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Bruce Banner

What Is A Bubble?

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Bubbles are associated with high prices. But I don't accept that price spikes, or high prices, are a sign that a bubble has blown up.

There has to be a corresponding rise in easily available credit, and that credit must be cheap and/or easily available.

With H2B, you have a classic example of what I am claiming. QE and low interest rates effect on equity prices is another example.

..._

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No use asking an economist. The neoclassical economics orthodoxy has no way of distinguishing sustainable growth from unsustainable growth. No way of modeling a Depression except to characterise it as exogenous. Failed utterly to anticipate the Crash in 2008 and has failed conspicuously to furnish an explanation since.

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Markets are both efficient and irrational. On balance, the efficient works longer-term, while the irrational tends to be flavours of the moment (though how long the moment may be is unknown: we've had an irrational bubble in global population dynamics that's gone almost unchallenged since 1945).

What always makes it worse is when non-market forces interfere. Thus the regular HPC bugbears of bank bailouts and money printing that prevented a healthy (though short-term-painful) correction, and left us a lot of zombies stifling healthy growth. But probably worse still, the perverse incentives in our tax-and-benefits system that housing has never really been a market except at the micro-level where a Rachmann could thrive by finding a profitable niche.

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Bubbles are a symptom of success- the brighter the future looks the more likely people are to gamble on what looks a sure thing- this causes asset prices to rise creating a confirmation bias that leads to further optimistic investments leading to further asset price rises- thus once again confirming the optimistic outlook that is fueling the bubble.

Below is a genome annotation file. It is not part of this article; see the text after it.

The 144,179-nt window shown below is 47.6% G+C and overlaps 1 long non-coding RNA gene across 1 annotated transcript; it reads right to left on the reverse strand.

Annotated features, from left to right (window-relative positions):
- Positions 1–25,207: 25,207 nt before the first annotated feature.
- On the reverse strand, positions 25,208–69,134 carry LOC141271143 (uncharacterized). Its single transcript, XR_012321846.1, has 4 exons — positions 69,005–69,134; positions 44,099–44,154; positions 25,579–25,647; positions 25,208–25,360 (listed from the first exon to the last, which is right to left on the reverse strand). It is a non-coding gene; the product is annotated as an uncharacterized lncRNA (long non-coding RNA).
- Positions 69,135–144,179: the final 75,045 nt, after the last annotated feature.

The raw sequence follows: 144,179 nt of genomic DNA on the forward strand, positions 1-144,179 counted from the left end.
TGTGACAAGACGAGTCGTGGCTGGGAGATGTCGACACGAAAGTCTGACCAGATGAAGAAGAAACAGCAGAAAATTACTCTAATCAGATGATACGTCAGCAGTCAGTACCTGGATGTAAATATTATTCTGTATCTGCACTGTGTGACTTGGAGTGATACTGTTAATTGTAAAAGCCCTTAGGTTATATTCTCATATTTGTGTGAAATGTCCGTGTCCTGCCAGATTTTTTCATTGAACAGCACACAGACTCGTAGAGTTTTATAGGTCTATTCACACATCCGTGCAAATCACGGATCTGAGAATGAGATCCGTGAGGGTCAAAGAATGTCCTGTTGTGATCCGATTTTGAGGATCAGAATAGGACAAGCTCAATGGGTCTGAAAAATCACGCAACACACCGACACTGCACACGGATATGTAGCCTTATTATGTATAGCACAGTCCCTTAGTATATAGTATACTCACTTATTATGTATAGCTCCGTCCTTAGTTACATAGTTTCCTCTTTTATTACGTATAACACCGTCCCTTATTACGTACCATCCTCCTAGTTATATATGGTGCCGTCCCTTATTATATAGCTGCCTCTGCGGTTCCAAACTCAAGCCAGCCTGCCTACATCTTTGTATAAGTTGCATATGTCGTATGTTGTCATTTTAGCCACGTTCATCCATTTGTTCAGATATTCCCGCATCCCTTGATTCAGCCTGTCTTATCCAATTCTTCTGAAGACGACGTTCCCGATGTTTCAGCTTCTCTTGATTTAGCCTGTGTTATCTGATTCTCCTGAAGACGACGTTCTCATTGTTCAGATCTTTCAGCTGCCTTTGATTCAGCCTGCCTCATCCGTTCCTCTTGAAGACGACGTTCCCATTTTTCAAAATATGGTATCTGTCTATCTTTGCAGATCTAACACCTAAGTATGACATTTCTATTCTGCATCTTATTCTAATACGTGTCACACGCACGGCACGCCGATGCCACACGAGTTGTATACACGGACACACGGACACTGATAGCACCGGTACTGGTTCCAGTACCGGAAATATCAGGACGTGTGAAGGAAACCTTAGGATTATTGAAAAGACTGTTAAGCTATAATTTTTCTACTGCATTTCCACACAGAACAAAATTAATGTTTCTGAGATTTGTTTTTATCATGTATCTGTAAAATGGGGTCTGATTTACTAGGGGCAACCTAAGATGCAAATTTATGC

So the answer to the question is simply that a bubble is a self reinforcing cycle of optimism on the part of investors- it's essentially a psychological rather than financial phenomena.

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People are greedy. But greed is naturally tempered by fear. The problem arises with irrational exuberance. Government guarantees, removal of fear, mass of moral hazard.

So with Help-To-Buy, the Government have taken away the fear? :blink:

Not quite.

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Markets cannot operate efficiently because the power to create money is held by a few private institutions.

We do not have capitalism, just socialism for the rich.

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So with Help-To-Buy, the Government have taken away the fear? :blink:

Not quite.

I guess the best way of putting it is that they have made fear and greed have the same result. The fear being 'i'll miss the boat', and removal of logic to decision making.

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Markets cannot operate efficiently because the power to create money is held by a few private institutions.

We do not have capitalism, just socialism for the rich.

Yes, Mr Chimp.We all have to take a gamble, but those in power hold the deck of cards.

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